Ausmus’ questionable managing decisions on Sunday night, when all the Baseball world was watching on ESPN, made him the target of a lot of stories on yesterday’s off day. Never where you want to be if you’re the manager.
Typically, the Detroit media didn’t really criticize Ausmus, but rather simply brought the issue to light. I only regularly read two sets of sportswriters, the ones in Dallas and the ones in Detroit, and I am constantly amazed at how reluctant the Detroit writers are to write anything negative about the Tigers. Dallas writers (and media pundits in general) have no problem taking management and ownership to task (in fact, Dale Hansen was fired by the Cowboys because of it a long time ago). I don’t listen to much Detroit sports radio, so hopefully there’s a little more objectivity there. But why isn’t anyone calling out Ausmus? Tony Paul started to – well at least his story title did, but if you read the story, he goes on to hedge, but he does end it by questioning Ausmus. He’ll probably get some evil looks around the clubhouse for even drafting such a title (“hey, did you read the rest of the story, it’s the players fault!!”)
Cabrera is the smartest baserunner on the team. Yes, he’s light years slower than Davis, and at some point in time the move will work. But I don’t see a reason why you would ever remove THE BEST HITTER IN BASEBALL. There is no way that Francona, or Maddon, (or Gardenhire…) make that move.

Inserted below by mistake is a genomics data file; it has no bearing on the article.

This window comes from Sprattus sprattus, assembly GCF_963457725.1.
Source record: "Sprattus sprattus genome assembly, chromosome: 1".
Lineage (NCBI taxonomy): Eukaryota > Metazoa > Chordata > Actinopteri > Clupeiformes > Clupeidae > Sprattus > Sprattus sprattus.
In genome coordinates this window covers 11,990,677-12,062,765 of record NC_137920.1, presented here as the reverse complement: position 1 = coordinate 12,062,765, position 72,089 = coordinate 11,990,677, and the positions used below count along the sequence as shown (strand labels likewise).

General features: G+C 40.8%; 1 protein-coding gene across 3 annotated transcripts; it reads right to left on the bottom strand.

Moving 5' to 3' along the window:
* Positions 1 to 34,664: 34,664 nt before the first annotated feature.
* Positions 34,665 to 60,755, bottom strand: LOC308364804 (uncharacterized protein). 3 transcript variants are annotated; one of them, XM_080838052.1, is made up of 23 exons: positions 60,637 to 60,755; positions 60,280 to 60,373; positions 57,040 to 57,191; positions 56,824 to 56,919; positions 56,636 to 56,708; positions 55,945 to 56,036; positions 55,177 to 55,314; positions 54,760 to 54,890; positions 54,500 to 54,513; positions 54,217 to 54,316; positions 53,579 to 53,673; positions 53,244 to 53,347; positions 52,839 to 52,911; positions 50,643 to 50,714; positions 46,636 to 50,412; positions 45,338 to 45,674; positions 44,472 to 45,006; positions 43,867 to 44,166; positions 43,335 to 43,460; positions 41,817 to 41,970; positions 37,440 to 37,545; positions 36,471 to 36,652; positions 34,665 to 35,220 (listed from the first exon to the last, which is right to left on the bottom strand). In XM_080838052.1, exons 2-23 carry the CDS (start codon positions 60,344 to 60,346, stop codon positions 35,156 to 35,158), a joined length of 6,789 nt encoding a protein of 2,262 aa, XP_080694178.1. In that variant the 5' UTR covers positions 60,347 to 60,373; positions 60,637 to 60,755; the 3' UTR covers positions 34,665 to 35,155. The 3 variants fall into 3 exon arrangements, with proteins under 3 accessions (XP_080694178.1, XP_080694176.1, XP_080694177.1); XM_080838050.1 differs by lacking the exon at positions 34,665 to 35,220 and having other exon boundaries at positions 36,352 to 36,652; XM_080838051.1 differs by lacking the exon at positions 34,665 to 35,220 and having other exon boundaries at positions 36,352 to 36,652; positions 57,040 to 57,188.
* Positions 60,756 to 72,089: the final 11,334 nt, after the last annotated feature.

What really fires me up about this Davis for Cabrera insertion is this quote: “It didn’t work out this time. But to me, it’s a move you have to make at that point,” Ausmus said.
This “you have to make…” is the part of Ausmus that brings back frightening memories of Leyland, and scares the heck out of me. For the same reason that Ausmus left in Joba last week after giving up a 3 run bomb (and then three more hits), Ausmus has certain moves in his mind – if A then B, and he doesn’t waver from those. I seem to remember a game last year (end of the year) where the exact same scenario happened and we managed to squeeze out a win on a dribbler up the middle by Perez or an equally unaccomplished and unreliable hitter.
How about leaving your BEST PLAYER IN THE GAME. How’s that for strategy?
And we haven’t even discussed the Kinsler bunt attempts. A perennial All-Star, with Hernan Perez behind him. Goodness.
(un)Fortunately, we have 130 games left in this young 2015 season, so lots of room for Ausmus to redeem himself…right?
Baseball Reference game preview here.
Lineups coming later.